Some schools in other states are doing the same.
"There is definitely more awareness," says Kristyn Westphal, vice principal at Grant High School in Portland, Ore.
There, they've established a student support team to determine how well the school is meeting the needs of transgender and other students. Earlier this year, the school also created individual gender-neutral bathrooms that any student can use.
Bathrooms often become a focal point because, when children are young, the transition is often more "social," a change in clothing and hairstyle.
As some kids move into puberty, they might use hormone blockers and, eventually, start hormone therapy to help their bodies transform from male to female, or vice versa. But any kind of surgery, experts say, is still relatively rare, even in adolescence.
The parents of Coy Mathis, are suing their school district in Fountain, Colo., because a separate bathroom was not a workable solution. Kathryn Mathis, Coy's mother, says it's about more than that.
"If it were just a toilet, then just having the gender-neutral option would be fine. But it's really about being accepted," Mathis says.
Mathis says she's heard from several parents who've made the decision for their transgender children to go "stealth." In other words, they make the transition from boy to girl or girl to boy and then move, so no one knows.
"That's how they're doing it ... because there aren't laws to protect them," Mathis says.
But Scott Morrison, a transgender student at Grant High School in Oregon, says having support at home and at school, as he did, makes a big difference.
Morrison, a graduating senior, moved to Oregon from Virginia three years ago.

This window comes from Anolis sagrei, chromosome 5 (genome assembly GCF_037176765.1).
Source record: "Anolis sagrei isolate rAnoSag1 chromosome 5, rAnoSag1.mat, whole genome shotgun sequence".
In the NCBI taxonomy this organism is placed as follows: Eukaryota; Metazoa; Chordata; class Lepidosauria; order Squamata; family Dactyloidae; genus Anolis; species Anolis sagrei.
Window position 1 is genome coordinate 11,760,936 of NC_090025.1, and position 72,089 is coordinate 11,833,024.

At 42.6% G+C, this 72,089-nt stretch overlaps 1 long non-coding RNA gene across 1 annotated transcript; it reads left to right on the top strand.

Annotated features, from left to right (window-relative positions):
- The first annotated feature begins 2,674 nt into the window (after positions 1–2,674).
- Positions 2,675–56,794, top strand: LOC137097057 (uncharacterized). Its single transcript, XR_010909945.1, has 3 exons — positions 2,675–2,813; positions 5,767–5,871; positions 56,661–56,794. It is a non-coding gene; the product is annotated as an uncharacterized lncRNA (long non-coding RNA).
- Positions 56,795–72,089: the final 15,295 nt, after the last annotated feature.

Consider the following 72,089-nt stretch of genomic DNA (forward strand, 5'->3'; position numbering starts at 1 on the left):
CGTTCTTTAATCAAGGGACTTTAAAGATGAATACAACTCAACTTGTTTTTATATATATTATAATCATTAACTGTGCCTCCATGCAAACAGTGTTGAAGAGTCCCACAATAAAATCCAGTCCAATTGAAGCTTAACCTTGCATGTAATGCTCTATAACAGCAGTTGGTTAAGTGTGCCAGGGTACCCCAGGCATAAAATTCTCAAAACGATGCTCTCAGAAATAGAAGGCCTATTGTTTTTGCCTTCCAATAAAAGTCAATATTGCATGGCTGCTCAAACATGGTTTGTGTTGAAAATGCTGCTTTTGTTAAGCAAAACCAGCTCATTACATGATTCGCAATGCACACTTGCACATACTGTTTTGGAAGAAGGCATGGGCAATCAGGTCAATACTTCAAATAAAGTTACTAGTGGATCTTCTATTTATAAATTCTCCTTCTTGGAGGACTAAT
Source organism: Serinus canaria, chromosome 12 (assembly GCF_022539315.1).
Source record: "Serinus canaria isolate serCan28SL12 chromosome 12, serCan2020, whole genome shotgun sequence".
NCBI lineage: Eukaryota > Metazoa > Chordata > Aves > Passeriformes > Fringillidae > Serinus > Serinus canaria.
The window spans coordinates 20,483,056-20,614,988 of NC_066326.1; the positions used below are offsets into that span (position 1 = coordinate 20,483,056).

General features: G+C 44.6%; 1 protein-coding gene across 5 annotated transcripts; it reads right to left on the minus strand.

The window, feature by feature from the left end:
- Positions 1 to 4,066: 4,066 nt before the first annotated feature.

"Gender identity is probably the most important part of me," Morrison says. "It's the most important discovery I've made about myself."
He transitioned from female to male a year later and says support from his mom, his friends and his new school and help from a counselor likely prevented him from committing suicide.
According to a 2010 National Transgender Discrimination Survey, 41 percent of transgender people surveyed said they had attempted suicide. That figure rose to 51 percent for those who said they'd also been bullied, harassed, assaulted or expelled because they were transgender or gender nonconforming at school. The survey was a joint project of the National Center for Transgender Equality and the National Gay and Lesbian Task Force.
With more support and an ability to live more openly, however, some wonder if it will be better for transgender and gender variant kids.
"I'll be really curious to see what this next generation looks like," says Masen Davis, the executive director of the Transgender Law Center, a civil rights and advocacy organization based in San Francisco. "I'm hopeful."